BRUNSWICK — Two hopeful entrepreneurs need the car-collecting community to buy into an unusual concept before they can launch their business at Brunswick Landing.
“It’s a brand new idea to the East Coast,” said Albert Kolff, who owns the company, Car Harbor, with his lifelong friend, Tom Lederer.
If Car Harbor takes off, serious car collectors will be able to purchase a two-vehicle bay in a barn for about $80,000.
Each barn would hold a dozen units, and as many as nine barns could be built on the 15-acre parcel. A clubhouse for gatherings of car enthusiasts would also be included on the land.
Ultimately the market will determine whether the business idea succeeds or fails.
“We’re hoping to build two barns in the first year of construction, but we want 50 percent of the units pre-sold,” Kolff said.
That means that 12 units have to be sold before investors will pony up the dough to break ground on the first barn.
Bob Allen is the vice president of Brunswick’s Rusty Nuts Car Club, and a director of the Maine Obsolete Automobile League.
He said that while the members of those two organizations are enthusiastic about the idea of car condominiums, they are concerned about the cost.
“Being in a blue-collar community, I don’t know too many people who would be able to afford such a luxury,” Allen said.
One car condo will cost $79,000 or $91,500, depending on the amount of ceiling space desired. On top of that, Car Harbor plans to have an active condo association, the dues for which will run another $50 per car, per month.
That price tag might be a little steep for the Brunswick residents who make up the Rusty Nuts Car Club, Allen suggested.
“We have a core group of about 25 to 28 members (and) I don’t think I know any of them that could afford to do that,” he said. “Most are retired from the shipyard or local businesses.”
But that doesn’t mean that there aren’t other car collectors out there who wouldn’t jump at the idea, Allen said.
Kolff said that he feels the idea will catch on among Maine’s car-collecting community. He said that it’s a way to diversify a retiree’s real estate holdings, which could allow someone to maintain a car collection while selling off a residential home or moving into a retirement community.
“If I had a car condo, I would have my old cars today instead of having to sell them at a reduced price,” he said.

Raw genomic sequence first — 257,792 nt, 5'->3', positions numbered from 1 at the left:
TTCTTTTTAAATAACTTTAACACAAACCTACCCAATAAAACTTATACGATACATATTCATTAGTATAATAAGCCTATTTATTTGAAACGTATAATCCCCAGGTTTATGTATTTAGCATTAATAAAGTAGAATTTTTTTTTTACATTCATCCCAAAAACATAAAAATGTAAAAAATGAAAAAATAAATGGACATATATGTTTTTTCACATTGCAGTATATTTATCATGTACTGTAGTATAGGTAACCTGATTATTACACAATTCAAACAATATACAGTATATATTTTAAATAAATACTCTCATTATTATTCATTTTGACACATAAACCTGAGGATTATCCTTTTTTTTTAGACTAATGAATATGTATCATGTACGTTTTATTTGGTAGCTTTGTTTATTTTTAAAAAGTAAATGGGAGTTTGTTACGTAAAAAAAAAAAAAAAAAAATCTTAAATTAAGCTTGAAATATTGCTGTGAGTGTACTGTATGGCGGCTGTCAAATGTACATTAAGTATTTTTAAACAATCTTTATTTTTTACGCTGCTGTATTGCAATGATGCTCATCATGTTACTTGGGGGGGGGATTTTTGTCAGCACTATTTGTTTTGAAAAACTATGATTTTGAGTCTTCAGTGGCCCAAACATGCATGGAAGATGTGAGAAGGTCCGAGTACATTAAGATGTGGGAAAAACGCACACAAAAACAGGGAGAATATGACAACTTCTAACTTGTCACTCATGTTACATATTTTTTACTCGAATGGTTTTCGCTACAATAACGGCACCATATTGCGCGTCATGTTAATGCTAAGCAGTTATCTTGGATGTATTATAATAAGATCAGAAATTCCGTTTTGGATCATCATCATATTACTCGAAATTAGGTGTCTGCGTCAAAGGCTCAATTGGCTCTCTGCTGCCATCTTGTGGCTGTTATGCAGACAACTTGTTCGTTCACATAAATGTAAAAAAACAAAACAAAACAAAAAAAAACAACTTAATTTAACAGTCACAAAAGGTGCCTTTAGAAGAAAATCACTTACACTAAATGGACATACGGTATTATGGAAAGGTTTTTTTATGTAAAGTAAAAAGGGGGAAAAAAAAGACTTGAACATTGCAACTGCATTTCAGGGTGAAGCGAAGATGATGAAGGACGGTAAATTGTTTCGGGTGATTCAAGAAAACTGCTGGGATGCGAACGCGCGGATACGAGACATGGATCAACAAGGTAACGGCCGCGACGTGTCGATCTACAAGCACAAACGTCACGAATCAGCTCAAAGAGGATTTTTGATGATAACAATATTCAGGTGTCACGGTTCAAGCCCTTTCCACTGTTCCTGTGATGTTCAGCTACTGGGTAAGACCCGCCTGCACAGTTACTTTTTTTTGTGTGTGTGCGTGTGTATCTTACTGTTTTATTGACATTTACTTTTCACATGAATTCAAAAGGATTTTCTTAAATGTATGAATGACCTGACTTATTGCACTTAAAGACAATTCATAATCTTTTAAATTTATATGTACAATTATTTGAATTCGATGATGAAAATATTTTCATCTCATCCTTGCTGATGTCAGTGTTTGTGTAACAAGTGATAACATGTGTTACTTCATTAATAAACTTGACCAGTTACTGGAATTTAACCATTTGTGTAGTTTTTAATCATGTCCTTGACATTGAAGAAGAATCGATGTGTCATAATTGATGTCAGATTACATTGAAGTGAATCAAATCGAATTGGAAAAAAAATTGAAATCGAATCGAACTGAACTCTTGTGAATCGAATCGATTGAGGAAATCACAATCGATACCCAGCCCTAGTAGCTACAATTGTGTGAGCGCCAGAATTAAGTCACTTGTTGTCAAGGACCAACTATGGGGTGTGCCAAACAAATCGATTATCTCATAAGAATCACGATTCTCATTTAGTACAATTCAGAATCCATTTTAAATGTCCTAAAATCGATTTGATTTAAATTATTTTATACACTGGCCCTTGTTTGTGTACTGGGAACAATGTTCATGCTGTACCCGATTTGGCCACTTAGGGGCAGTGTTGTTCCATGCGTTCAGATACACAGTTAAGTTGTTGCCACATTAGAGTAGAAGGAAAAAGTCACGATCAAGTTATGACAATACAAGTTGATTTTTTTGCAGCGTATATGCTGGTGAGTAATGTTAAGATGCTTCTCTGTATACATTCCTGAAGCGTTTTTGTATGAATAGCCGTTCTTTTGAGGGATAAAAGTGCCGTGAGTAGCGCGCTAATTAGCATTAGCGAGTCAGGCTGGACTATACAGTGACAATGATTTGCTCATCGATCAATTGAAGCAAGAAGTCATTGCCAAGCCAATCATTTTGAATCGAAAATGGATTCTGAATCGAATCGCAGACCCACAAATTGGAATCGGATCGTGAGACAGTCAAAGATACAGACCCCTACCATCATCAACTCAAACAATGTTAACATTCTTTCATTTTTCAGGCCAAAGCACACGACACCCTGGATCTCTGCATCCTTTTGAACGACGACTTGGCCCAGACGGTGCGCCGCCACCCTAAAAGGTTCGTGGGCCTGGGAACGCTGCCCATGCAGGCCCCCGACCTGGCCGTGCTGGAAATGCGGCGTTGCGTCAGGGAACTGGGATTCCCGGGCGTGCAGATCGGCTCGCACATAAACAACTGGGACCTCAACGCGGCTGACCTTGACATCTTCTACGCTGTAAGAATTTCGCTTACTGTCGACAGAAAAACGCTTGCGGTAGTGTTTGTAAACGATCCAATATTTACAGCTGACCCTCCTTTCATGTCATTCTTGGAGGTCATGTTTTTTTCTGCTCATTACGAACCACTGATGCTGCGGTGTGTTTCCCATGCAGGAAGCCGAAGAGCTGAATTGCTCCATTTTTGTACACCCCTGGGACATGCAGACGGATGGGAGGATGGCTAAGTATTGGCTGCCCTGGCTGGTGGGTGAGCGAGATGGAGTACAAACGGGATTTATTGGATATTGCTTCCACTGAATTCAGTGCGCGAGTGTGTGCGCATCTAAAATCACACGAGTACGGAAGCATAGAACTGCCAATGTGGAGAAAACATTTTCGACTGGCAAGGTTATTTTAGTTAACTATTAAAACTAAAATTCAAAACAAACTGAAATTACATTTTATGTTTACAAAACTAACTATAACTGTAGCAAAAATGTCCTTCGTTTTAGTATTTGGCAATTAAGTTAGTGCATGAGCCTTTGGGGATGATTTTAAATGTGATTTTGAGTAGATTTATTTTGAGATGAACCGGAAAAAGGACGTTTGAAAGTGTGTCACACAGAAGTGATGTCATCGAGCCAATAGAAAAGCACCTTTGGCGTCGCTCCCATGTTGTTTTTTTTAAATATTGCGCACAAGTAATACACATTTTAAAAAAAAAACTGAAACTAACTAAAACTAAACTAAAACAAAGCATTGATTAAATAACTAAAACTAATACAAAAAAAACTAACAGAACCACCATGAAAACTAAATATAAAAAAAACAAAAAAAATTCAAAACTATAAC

Car Harbor is attempting to close on the purchase of the land from the Midcoast Regional Redevelopment Authority, which authorized Executive Director Steve Levesque to sell the land for $46,000 an acre or the appraised value, whichever is more.
Jeffrey Jordan, MRRA deputy director, said that the final sale price will be fair.
“We don’t want to be below the market,” Jordan said. “We don’t want to be stealing businesses from the town of Brunswick. That’s not going to help us, by just relocating businesses into the park because it’s the lowest price.”
Kolff said that MRRA has given him an asking price for the land.
“They have a number, but we’ll have to see whether we agree with it,” he said.
If the land deal is finalized, there will have to be some zoning adjustments from MRRA and the town.
“Their civil engineer … suggested the portion of land that they felt was most compatible with the concept,” Kolff said. “They were very constructive with helping us out there.”
MRRA identified this specific piece of land for Car Harbor, Jordan said, because the business will have a minimal impact on neighboring residential areas.
“It’s a fairly low-impact use … that it wouldn’t be unfriendly to its neighbors because the buildings are residential style,” he said. “It’s kind of a transition from the residential zone to the mixed-use zone.”
MRRA would like to close on the deal by July, Kolff said, but he is ready to break ground sooner – if the condo buyers materialize.
“Our plans are to go ahead as quickly as possible,” he said. “If you brought me 12 buyers, I’d start it tomorrow.”
The timetable for Car Harbor’s proposed 15-acre development at Brunswick Landing:
• July 2012 – Identify buyers for 12 units; close on land deal.
• Spring 2013 – Begin building two barns and the clubhouse.
• Spring 2015 – Complete the fourth barn.
• 2017 – Full build-out with a total of nine barns containing at least 108 units.